Funeral Doom Friday: Revisiting EVOKEN's Tremendous Atra Mors
It’s the weekend! What better way to get it started than with the latest installment of “Funeral Doom Fridays”. This weekly column looks to shed some light onto some of the darkest, most depressing, and discordant metal out there. Funeral Doom stems from the deepest depths of death-doom and dirge music. Each week, my goal is to highlight some of the newest music or rediscover classic works from some of the earliest bands and originators such as Australia’s Mournful Congregation, United States’s Evoken, UK’s Esoteric and the Finnish Thergothon. Feel free to share your opinions and suggestions in the comments!
This week's feature is a step back in time as we revisit Evoken's most recent album, Atra Mors. The New Jersey quintet's last album came out at the end of July 2012 through Profound Lore Records (this was the label's 100th release). Evoken is seen as a foundational piece in one of metal's most depressive sub-genres due to their role in establishing a Funeral Doom presence in the United States. They themselves sought inspiration from the earlier works from groups like Thergothon and diSEMBOWLMENT. The group also went through some changes in their early years back in the 90's, operating under the names of Funereus and Asmodeus before settling on the name Evoken.
Atra Mors ("black death" when translated from Latin to English) is a monstrous 67 minutes of elegy. The arrangements throughout this album are incredibly eloquent, its heaviest moments seem to blend effortlessly with its softer, more orchestral occasions. The album is broken up into eight songs, two of which are instrumental, to prevent the album from feeling overbearing. The instrumental tracks, "A Tenebrous Vision" and "Requires Aeterna", are perfectly placed in the album to provide small breaks from the crushing, dispiriting steamroller the rest of the album delivers.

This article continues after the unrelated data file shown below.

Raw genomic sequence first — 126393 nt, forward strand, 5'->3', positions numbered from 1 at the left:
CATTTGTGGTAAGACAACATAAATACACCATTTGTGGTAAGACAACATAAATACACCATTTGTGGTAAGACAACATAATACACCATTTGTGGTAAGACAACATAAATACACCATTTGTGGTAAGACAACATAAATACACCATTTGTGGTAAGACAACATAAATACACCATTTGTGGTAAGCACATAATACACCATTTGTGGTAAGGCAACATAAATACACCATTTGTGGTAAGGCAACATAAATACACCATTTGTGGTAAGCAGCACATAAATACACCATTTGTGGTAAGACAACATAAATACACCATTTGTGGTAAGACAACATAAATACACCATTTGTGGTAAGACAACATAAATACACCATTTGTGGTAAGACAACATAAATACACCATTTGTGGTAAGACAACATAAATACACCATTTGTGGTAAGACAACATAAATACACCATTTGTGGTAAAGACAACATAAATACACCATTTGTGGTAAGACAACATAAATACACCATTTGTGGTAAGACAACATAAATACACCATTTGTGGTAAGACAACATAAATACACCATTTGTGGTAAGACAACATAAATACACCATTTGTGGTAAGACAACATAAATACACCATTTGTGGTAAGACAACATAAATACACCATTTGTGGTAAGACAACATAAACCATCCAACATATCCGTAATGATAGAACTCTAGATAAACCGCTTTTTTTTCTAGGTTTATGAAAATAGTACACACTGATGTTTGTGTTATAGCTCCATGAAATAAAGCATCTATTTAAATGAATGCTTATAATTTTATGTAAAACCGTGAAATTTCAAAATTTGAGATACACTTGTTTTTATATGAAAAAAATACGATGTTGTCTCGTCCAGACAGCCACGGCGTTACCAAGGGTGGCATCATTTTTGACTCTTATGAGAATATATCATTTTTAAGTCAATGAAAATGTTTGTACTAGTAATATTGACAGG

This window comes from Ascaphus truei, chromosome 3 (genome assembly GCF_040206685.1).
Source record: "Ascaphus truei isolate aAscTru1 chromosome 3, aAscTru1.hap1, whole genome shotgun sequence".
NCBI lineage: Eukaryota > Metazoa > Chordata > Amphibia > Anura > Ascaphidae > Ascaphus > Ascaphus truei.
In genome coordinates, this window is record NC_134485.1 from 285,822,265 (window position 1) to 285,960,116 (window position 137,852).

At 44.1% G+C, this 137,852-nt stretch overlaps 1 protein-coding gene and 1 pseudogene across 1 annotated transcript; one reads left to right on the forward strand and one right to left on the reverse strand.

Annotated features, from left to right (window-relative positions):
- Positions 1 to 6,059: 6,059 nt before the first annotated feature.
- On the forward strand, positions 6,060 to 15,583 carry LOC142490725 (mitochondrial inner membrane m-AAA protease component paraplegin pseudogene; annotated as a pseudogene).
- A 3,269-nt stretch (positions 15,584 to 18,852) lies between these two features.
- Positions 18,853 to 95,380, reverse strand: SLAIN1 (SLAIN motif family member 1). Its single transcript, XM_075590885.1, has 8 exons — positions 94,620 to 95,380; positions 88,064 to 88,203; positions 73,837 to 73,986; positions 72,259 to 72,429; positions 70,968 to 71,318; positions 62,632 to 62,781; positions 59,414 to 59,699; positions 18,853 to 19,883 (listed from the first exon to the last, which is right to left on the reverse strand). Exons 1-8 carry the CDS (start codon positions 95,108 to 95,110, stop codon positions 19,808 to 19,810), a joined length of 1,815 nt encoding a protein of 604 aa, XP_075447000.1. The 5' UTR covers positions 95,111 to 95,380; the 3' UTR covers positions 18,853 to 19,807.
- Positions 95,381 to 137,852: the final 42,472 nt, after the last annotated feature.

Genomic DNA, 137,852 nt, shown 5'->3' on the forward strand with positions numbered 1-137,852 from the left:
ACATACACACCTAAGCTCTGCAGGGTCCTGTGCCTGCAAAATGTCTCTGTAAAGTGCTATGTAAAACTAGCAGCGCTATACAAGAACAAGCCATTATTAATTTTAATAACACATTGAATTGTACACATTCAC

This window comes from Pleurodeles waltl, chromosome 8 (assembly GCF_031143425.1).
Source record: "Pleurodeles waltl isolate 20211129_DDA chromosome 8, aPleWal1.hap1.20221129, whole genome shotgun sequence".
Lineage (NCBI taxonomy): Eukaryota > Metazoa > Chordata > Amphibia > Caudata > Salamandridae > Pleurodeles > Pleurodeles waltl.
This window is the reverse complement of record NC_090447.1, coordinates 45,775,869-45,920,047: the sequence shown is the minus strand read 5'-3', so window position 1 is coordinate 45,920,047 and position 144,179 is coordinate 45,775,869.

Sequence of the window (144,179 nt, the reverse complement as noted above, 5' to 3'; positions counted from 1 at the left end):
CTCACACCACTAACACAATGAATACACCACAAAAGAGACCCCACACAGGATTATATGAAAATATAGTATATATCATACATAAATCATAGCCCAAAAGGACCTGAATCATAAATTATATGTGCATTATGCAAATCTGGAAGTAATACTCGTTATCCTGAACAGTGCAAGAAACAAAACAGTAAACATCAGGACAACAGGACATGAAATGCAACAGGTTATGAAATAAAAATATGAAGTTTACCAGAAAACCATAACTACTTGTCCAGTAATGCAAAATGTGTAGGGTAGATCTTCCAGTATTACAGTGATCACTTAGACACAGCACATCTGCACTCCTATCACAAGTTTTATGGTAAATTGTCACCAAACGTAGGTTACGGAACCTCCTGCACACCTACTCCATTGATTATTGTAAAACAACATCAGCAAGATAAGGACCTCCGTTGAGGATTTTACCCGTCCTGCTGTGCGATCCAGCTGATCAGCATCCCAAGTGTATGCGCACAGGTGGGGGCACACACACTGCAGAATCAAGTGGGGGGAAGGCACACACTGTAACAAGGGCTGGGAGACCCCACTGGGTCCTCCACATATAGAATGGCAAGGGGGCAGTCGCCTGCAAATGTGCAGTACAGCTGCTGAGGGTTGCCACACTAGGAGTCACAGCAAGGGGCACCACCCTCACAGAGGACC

The inclusion of these orchestral elements are not limited to the instrumental tracks however. They are dispersed through the album against the growls and barks of John Paradiso and dynamic drumming and bass of Vince Verkay and David Wagner. This dichotomy of styling comes compliments of keyboardist, Don Zaros and the guitars of Paradiso and Chris Molinari. Atra Mors covers a great range of intensity over the course of 67 minutes. Paradiso's death metal growls become an epitaph of clean vocals on songs like "Descent Into Chaotic Dream" and "Pale Eloquence". On the same "Pale Eloquence" track; the long, droning notes of the guitars turn into thrash-like riffs on the back half off the song.
The range in intensity demonstrates the range in abilities of the members of Evoken. There is a patience and precision that comes with making monumental Funeral Doom, and it is something that Evoken has possessed since their inception. The talent possessed by the group's members is also a reason for their knack in continuing to make new and exciting music in an often under-appreciated genre of music. Hopefully in covering Atra Mors this week it sparks some ideas of new material in the near future. Gentlemen, if you're reading this…